Sixty years ago, a dependence on artificial satellites for everyday life was the work of science fiction.
Now, it’s science fact.
Moreover, we now live in a time when another work of science fiction aims to become science reality within the next decade.
SpaceX – colonization of space and Earth point-to-point rocket transport:
References to commercial spaceflight are present in the OST, yet it’s doubtful that those who crafted the agreement envisioned the scenario we find ourselves in today, with private companies launching their own rockets and their own satellites and developing plans to establish commercial, not governmental, outposts in Low Earth Orbit and beyond.
While the OST unwaveringly states that all uses of space must be peaceful and for the benefit of all, SpaceX’s plan to establish a permanent human colony on the surface of Mars exposes some challenges to the framework while harkening back to the same forward thinking ambition that led to Sputnik 60 years ago.
Make no mistake, the technical challenges SpaceX will face in the development of the BFR transportation system and in actually establishing a permanent human colony on Mars are numerous and not to be taken lightly.
Sixty years ago, few thought this particular day would bring the start of the Space Age.
The technical challenges to Sputnik were immense given the technology of the time, and its development timeline was incredibly compact.
Likewise, technical challenges and a compact timeline are just two elements SpaceX’s colonization efforts share with a Sputnik effort.
At its core, SpaceX’s plan for Mars includes numerous firsts – including the creation of propellant depots to allow for the return of the craft from Mars, the creation of permanent, inhabited structures on the surface of another world, a need to utilize resources present on Mars instead of bringing every item needed along on the journey, and a requirement that hundreds of people willingly uproot their lives from one planet to live on another.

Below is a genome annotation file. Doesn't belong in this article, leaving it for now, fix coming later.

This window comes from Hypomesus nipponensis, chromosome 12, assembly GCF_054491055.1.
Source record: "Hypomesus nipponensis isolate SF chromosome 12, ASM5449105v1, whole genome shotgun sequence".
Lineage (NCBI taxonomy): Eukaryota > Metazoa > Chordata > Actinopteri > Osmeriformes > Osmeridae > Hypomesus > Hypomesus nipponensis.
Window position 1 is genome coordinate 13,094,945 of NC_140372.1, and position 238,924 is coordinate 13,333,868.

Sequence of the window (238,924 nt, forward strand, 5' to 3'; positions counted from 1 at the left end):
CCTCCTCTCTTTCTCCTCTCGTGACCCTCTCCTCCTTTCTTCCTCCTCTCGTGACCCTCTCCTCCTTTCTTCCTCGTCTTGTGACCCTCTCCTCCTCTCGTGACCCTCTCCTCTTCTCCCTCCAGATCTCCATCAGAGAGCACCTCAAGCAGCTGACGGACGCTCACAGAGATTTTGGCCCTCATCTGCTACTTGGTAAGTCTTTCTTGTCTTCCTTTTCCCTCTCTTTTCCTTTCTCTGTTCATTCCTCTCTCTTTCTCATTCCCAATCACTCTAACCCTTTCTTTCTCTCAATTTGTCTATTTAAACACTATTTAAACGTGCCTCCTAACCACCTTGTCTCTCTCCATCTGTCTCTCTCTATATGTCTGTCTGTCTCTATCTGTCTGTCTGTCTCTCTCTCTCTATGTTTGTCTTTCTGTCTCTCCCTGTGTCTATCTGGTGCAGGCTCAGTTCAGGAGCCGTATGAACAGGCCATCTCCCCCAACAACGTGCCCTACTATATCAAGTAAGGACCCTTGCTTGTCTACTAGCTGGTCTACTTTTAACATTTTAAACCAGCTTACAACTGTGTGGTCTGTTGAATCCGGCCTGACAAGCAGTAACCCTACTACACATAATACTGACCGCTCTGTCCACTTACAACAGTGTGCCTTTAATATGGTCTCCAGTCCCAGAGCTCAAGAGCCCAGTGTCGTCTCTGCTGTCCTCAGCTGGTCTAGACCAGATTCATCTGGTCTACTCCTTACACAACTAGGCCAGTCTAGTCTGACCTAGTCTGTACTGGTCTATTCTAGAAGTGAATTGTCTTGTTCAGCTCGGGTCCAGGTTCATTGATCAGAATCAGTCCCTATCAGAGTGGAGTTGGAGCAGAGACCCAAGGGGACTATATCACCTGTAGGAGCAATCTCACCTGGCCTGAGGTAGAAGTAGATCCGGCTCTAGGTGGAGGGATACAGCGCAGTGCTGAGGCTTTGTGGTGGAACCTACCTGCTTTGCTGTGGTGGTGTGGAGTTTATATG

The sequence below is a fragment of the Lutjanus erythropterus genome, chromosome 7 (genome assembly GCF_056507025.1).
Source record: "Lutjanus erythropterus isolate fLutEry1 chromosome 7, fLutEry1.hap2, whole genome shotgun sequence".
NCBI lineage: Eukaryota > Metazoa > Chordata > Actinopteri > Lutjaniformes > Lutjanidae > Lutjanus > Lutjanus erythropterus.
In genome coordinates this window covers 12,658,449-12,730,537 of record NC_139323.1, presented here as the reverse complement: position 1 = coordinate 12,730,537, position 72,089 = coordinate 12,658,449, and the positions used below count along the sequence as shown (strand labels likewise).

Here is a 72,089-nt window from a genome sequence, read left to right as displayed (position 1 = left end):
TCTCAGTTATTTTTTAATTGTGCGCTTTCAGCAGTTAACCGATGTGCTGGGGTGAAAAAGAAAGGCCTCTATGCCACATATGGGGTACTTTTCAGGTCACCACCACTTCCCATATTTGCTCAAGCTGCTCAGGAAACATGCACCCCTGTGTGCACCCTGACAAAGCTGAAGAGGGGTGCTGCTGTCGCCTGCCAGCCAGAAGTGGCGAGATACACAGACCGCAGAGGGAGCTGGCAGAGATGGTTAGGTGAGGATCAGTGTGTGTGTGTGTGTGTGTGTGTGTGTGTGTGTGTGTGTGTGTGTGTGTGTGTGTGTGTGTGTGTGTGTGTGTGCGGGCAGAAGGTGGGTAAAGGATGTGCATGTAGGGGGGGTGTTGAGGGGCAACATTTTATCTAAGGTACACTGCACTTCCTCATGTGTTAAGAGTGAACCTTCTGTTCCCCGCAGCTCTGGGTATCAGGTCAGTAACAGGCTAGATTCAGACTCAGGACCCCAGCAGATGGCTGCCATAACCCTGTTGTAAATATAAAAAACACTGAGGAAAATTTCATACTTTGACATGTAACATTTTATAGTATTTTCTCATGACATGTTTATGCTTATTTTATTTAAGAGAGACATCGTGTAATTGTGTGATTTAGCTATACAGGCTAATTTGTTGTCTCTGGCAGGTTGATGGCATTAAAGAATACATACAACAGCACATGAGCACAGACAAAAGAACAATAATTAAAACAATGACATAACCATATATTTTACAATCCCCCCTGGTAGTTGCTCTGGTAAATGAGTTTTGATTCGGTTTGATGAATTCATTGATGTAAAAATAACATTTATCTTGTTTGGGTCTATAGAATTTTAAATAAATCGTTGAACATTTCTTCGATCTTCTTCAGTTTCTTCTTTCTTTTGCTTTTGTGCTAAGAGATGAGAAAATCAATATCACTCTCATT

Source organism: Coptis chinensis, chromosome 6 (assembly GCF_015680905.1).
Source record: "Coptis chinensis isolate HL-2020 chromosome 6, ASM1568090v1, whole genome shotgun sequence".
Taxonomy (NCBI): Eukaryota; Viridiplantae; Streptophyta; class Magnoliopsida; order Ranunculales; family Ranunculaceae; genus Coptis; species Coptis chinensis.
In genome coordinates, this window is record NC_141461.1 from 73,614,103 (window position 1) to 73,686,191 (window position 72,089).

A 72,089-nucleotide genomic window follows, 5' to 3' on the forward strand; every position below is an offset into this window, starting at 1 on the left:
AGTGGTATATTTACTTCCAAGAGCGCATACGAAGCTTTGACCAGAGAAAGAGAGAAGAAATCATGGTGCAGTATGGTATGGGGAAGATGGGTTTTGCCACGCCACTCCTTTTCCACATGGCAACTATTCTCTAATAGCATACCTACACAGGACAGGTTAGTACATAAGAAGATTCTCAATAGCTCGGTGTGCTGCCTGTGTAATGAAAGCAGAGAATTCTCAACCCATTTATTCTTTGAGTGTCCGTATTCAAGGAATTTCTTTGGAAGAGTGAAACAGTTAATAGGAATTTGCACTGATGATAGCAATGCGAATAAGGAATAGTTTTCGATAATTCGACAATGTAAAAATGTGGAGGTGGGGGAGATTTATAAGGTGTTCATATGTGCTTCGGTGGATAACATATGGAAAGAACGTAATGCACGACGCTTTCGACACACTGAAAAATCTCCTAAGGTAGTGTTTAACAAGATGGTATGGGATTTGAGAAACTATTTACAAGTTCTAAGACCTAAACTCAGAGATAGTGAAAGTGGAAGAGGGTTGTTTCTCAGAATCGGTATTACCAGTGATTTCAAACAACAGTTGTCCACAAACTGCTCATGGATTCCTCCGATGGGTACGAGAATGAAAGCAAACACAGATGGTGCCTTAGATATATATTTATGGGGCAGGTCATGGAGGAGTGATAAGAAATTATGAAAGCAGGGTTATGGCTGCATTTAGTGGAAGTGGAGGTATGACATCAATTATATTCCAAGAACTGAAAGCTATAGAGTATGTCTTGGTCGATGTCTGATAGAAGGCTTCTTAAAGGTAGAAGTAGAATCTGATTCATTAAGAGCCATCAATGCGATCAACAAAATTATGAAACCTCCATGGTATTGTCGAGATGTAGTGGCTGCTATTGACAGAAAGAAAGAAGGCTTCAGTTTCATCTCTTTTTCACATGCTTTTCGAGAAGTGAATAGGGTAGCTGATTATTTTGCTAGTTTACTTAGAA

While the challenges will be difficult and numerous, they are – importantly – not insurmountable.
Three years ago, the space industry was full of adamant voices that propulsive rocket autonomous landings either on a drone ship or back at a landing site was not possible.
Today, those rocket landings aren’t just possible, they are a growing and seemingly routine reality for SpaceX missions – with numerous other rocket companies now starting to implement various recovery efforts themselves.
When SpaceX finally began recovering their first stages, those same voices said reuse would not prove viable and that customers would be dubious.
SpaceX now stands ready to reuse their third Falcon 9 first stage booster since re-flight operations began just over four months ago, with more customers, including the U.S. federal government, coming onboard to the idea of reuse as a safe and cheaper way of lofting payloads to orbit.
Closer to home, Elon Musk’s reveal last week that BFR could also be used for point-to-point transportation anywhere on the surface of Earth in less than an hour was met at first with wide eyes and surprise, with many noting after the fact that that type of travel would completely disrupt air traffic control and pose great problems for the current structure of air travel.
And these conversations are pivotal.
But updating air travel regulations, rules, and control are not insurmountable. In fact, the Iridium corporation, set to launch its next batch of ten satellites next week, spoke at length about air traffic control upgrades/updates to NASASpaceflight.com earlier this year.
As it did 60 years ago, it comes down to ambition and a desire to look at current practices and ask the question “Why can’t we find a better way to do this?”
No one denies the technical risks associated with any of SpaceX’s plans.
No one denied the technical risks involved with launching Sputnik 60 years ago. But an ambition to do something new and a desire to overcome the technical obstacles therein led to the opening of a new frontier and the proliferation of technology that has arguably made our daily lives far easier.
For SpaceX, that desire to do something new and the ambition to overcome the technical obstacles contained within speak to the very reason we go to space and how space and can continue to improve our daily lives.
Are their plans ambitious? Yes.
Are they technically challenging? Definitely.
Are they tied to the very ambition that has been at the heart of space exploration for the last six decades? Absolutely!
In 1957 we put an 83 kg (184 lb) object into Earth orbit for three months. Now, 60 years later, we can finally say that there is – at least – a plan to put humans on the surface of another planet within a decade.
(Images: SpaceX, NASA, Roscosmos, Historical)